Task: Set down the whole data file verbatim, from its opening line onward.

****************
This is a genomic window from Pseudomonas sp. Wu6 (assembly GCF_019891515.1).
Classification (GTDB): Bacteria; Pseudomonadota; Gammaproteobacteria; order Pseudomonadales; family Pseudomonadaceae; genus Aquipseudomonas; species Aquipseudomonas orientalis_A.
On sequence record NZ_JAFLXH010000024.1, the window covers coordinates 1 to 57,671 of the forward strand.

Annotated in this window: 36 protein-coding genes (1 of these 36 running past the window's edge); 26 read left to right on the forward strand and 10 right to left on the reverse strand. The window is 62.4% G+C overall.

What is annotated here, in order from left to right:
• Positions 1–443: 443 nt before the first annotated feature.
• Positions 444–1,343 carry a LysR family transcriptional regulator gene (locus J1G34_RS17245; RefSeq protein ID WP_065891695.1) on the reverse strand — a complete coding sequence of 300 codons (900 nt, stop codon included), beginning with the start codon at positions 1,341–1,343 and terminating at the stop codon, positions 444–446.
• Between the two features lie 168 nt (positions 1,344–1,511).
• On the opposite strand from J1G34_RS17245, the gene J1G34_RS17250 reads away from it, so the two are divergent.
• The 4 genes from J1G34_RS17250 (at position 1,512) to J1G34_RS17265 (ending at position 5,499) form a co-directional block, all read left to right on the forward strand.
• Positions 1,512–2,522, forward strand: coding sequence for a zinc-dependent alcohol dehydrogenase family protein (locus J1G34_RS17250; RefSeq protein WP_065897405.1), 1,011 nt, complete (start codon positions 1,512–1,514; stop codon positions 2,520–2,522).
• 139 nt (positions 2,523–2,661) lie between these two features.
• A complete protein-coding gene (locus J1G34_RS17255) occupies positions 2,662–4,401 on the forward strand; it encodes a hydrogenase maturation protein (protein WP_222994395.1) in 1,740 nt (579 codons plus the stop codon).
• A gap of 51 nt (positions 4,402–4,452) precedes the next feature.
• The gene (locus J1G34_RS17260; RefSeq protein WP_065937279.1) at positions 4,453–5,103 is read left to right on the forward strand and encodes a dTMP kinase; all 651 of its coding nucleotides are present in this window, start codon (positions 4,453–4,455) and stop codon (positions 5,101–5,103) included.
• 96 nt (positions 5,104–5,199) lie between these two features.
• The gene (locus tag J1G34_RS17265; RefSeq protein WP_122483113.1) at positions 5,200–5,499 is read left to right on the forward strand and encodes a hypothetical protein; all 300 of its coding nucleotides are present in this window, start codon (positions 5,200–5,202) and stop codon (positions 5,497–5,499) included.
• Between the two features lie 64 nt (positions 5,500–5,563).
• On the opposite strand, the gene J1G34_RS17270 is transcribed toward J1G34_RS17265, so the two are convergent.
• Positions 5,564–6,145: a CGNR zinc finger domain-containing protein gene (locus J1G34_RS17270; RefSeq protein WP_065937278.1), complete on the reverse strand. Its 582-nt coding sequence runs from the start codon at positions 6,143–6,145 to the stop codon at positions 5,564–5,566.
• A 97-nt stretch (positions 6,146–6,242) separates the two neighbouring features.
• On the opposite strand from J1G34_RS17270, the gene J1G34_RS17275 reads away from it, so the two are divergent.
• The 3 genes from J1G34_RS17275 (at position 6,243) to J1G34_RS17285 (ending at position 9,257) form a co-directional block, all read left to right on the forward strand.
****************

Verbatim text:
This is a genomic window from Pseudomonas sp. Wu6 (assembly GCF_019891515.1).
Classification (GTDB): Bacteria; Pseudomonadota; Gammaproteobacteria; order Pseudomonadales; family Pseudomonadaceae; genus Aquipseudomonas; species Aquipseudomonas orientalis_A.
On sequence record NZ_JAFLXH010000024.1, the window covers coordinates 1 to 57,671 of the forward strand.

Annotated in this window: 36 protein-coding genes (1 of these 36 running past the window's edge); 26 read left to right on the forward strand and 10 right to left on the reverse strand. The window is 62.4% G+C overall.

What is annotated here, in order from left to right:
• Positions 1–443: 443 nt before the first annotated feature.
• Positions 444–1,343 carry a LysR family transcriptional regulator gene (locus J1G34_RS17245; RefSeq protein ID WP_065891695.1) on the reverse strand — a complete coding sequence of 300 codons (900 nt, stop codon included), beginning with the start codon at positions 1,341–1,343 and terminating at the stop codon, positions 444–446.
• Between the two features lie 168 nt (positions 1,344–1,511).
• On the opposite strand from J1G34_RS17245, the gene J1G34_RS17250 reads away from it, so the two are divergent.
• The 4 genes from J1G34_RS17250 (at position 1,512) to J1G34_RS17265 (ending at position 5,499) form a co-directional block, all read left to right on the forward strand.
• Positions 1,512–2,522, forward strand: coding sequence for a zinc-dependent alcohol dehydrogenase family protein (locus J1G34_RS17250; RefSeq protein WP_065897405.1), 1,011 nt, complete (start codon positions 1,512–1,514; stop codon positions 2,520–2,522).
• 139 nt (positions 2,523–2,661) lie between these two features.
• A complete protein-coding gene (locus J1G34_RS17255) occupies positions 2,662–4,401 on the forward strand; it encodes a hydrogenase maturation protein (protein WP_222994395.1) in 1,740 nt (579 codons plus the stop codon).
• A gap of 51 nt (positions 4,402–4,452) precedes the next feature.
• The gene (locus J1G34_RS17260; RefSeq protein WP_065937279.1) at positions 4,453–5,103 is read left to right on the forward strand and encodes a dTMP kinase; all 651 of its coding nucleotides are present in this window, start codon (positions 4,453–4,455) and stop codon (positions 5,101–5,103) included.
• 96 nt (positions 5,104–5,199) lie between these two features.
• The gene (locus tag J1G34_RS17265; RefSeq protein WP_122483113.1) at positions 5,200–5,499 is read left to right on the forward strand and encodes a hypothetical protein; all 300 of its coding nucleotides are present in this window, start codon (positions 5,200–5,202) and stop codon (positions 5,497–5,499) included.
• Between the two features lie 64 nt (positions 5,500–5,563).
• On the opposite strand, the gene J1G34_RS17270 is transcribed toward J1G34_RS17265, so the two are convergent.
• Positions 5,564–6,145: a CGNR zinc finger domain-containing protein gene (locus J1G34_RS17270; RefSeq protein WP_065937278.1), complete on the reverse strand. Its 582-nt coding sequence runs from the start codon at positions 6,143–6,145 to the stop codon at positions 5,564–5,566.
• A 97-nt stretch (positions 6,146–6,242) separates the two neighbouring features.
• On the opposite strand from J1G34_RS17270, the gene J1G34_RS17275 reads away from it, so the two are divergent.
• The 3 genes from J1G34_RS17275 (at position 6,243) to J1G34_RS17285 (ending at position 9,257) form a co-directional block, all read left to right on the forward strand.